Culver Hole wall, near Port Eynon, Gower

button_lang_frenchCulver Hole wall, near Port Eynon, Gower

gower_culver_holeBelow the Wales Coast Path near here is a tall stone wall across the mouth of a cave. Nobody knows why it was built. It’s a scheduled ancient monument and is thought to be medieval.

The photo on the right (courtesy of West Glamorgan Archive Service) shows the wall c.1910.

The wall is about 20 metres high. Its width varies from three to six metres, approximately. At the bottom it’s about three metres thick, becoming progressively narrower further up.

There are three openings. The first is an arched doorway, about four metres above the ground outside. Further up is another rectangular opening. Still higher up is a large circular hole. Stone stairways behind the wall connect the three openings, but there’s no evidence of an external route from the ground to the doorway.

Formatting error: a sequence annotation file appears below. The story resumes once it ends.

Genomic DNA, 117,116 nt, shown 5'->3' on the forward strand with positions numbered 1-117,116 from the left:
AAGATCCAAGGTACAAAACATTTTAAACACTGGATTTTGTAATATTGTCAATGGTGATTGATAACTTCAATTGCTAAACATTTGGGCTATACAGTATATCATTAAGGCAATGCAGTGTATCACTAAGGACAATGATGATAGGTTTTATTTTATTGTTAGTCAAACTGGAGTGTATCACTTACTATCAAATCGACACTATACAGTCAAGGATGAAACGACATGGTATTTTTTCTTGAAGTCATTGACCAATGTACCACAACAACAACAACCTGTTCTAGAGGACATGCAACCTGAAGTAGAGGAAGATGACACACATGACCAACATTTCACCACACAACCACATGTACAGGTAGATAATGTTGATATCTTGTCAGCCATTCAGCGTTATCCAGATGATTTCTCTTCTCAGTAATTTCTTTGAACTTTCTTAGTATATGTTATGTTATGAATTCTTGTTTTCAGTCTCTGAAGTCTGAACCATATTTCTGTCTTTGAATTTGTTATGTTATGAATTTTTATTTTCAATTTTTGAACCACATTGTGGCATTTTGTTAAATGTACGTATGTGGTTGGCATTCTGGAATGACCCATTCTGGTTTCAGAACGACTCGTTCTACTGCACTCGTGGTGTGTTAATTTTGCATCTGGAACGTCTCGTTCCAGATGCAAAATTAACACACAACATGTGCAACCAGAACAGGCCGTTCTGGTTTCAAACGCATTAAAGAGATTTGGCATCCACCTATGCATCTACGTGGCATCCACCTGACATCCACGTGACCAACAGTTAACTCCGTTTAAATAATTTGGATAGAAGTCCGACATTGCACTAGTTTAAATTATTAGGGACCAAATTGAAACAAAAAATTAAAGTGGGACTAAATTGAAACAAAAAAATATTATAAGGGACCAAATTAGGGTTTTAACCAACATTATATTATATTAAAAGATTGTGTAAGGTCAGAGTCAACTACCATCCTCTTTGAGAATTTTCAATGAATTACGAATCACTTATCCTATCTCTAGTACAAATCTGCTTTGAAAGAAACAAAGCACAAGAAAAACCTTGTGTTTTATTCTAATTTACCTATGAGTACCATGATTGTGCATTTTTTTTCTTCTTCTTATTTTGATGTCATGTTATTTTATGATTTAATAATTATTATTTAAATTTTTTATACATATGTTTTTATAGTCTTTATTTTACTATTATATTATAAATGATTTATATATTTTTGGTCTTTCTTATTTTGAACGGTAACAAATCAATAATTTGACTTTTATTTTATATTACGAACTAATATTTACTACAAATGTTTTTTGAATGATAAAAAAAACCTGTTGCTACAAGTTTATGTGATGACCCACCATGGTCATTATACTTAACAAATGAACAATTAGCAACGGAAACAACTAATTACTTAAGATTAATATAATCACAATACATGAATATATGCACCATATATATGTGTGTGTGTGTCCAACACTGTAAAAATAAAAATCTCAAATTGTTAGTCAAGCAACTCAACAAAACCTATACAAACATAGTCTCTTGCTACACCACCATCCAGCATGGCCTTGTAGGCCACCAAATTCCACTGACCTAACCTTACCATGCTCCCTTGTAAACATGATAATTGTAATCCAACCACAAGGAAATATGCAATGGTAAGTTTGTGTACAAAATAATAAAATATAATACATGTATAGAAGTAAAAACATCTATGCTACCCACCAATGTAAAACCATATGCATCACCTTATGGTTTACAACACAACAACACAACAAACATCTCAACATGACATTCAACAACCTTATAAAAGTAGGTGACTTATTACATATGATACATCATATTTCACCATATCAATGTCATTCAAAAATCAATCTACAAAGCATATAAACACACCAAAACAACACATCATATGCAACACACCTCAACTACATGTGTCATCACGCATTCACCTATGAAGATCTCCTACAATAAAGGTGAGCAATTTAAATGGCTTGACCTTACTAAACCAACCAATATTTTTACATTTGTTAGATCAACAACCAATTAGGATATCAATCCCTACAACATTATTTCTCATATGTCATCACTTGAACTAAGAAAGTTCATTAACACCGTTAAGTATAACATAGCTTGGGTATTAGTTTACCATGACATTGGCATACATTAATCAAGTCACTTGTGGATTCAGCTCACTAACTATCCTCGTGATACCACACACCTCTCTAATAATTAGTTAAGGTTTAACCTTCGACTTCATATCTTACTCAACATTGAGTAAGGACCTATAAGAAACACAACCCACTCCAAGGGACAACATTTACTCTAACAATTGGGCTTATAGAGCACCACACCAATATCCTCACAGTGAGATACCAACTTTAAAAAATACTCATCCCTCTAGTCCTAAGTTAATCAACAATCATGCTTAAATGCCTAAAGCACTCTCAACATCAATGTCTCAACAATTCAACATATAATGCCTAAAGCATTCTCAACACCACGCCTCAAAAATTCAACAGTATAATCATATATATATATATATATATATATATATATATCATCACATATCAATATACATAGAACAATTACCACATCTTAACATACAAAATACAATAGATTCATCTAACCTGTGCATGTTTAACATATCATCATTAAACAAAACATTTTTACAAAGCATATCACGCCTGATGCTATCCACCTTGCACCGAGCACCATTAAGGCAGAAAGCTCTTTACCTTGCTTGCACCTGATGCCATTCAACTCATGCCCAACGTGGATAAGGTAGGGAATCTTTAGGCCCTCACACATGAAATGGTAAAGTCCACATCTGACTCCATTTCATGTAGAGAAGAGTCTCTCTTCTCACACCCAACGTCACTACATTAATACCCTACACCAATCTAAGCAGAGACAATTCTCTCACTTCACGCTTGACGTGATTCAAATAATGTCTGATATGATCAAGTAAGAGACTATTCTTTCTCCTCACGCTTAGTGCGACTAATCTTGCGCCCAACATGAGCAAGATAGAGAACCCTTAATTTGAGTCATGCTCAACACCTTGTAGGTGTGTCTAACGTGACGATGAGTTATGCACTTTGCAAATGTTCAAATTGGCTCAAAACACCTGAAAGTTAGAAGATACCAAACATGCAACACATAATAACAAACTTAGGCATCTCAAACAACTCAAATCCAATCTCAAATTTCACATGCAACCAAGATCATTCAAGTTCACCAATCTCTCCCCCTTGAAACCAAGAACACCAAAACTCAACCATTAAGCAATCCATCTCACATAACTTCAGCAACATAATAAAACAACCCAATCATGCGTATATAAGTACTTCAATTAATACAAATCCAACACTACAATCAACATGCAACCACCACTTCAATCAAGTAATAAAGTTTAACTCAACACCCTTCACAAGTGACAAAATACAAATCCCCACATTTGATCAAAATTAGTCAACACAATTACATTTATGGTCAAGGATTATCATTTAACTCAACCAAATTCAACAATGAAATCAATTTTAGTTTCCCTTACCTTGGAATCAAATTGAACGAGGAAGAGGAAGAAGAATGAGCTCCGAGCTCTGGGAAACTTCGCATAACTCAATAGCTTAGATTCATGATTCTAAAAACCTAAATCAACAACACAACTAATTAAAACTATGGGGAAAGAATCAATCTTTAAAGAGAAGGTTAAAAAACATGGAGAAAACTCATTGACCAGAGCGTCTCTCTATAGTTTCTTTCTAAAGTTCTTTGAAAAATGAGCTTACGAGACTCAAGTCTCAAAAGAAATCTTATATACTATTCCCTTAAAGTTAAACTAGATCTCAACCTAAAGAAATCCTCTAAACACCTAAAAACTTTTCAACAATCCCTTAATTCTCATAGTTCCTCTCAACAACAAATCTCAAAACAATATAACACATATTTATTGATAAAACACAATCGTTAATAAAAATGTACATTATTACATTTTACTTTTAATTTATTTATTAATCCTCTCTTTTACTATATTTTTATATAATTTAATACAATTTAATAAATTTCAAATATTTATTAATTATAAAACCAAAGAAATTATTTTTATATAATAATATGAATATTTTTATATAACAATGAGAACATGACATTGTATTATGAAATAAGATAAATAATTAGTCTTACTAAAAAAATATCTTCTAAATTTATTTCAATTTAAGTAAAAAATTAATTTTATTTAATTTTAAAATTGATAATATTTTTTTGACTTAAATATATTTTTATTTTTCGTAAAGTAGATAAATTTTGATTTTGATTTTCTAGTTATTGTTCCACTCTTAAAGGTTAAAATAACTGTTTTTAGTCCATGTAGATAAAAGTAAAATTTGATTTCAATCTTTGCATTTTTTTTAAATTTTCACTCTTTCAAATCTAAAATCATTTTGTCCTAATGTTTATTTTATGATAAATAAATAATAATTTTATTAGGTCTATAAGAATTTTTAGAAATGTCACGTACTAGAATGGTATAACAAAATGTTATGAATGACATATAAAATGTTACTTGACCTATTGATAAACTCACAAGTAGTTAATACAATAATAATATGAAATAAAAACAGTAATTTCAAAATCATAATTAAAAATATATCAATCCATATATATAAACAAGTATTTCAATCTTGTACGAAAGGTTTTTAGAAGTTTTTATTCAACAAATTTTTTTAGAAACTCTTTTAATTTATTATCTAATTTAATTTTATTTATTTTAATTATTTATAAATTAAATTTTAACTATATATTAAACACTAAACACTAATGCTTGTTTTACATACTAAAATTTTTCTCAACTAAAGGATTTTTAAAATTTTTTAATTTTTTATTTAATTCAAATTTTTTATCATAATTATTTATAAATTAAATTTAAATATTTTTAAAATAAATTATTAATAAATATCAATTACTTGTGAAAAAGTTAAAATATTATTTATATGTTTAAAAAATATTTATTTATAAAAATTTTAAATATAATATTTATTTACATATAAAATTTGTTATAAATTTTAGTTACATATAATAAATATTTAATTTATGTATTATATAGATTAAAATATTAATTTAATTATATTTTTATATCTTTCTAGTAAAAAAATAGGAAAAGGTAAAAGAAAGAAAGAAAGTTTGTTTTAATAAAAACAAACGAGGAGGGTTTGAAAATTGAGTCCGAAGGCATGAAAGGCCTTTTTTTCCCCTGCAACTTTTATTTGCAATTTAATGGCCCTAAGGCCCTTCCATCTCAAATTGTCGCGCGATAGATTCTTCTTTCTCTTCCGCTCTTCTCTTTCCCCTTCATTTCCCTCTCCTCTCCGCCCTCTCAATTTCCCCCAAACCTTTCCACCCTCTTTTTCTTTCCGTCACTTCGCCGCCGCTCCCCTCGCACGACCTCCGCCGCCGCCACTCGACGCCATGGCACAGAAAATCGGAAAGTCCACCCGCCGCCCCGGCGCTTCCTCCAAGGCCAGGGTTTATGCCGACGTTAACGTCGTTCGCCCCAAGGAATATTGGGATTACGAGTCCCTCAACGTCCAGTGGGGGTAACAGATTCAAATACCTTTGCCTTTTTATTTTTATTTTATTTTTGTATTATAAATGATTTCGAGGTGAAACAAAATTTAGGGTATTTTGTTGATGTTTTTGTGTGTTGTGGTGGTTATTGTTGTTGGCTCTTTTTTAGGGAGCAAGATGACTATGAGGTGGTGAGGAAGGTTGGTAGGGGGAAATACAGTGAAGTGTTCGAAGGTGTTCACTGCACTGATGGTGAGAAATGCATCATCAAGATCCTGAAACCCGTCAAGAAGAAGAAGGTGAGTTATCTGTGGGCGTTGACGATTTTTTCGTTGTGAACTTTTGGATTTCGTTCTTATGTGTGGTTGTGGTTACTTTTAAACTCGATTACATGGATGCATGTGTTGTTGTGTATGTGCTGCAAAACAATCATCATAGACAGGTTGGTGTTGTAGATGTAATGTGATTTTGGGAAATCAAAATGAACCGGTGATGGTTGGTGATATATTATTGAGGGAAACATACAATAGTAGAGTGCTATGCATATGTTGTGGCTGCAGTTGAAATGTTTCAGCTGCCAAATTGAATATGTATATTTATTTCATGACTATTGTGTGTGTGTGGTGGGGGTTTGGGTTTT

The structure appears to have been used as a dovecote. Inside are about 30 rows of what could have been nesting boxes for pigeons. Culver is an old word for pigeon or dove, from the Old English culufre.

The structure has an unusual position, shape and size for a dovecote. It may have been built primarily for a different main purpose, possibly with internal floors. One theory is that it was a hideaway, invisible to intruders on the land above. A castle used to exist at Port Eynon in the 14th century but has long since vanished. It’s possible that Culver Hole was associated with the castle, for example to provide an escape or supply route should the castle be besieged.

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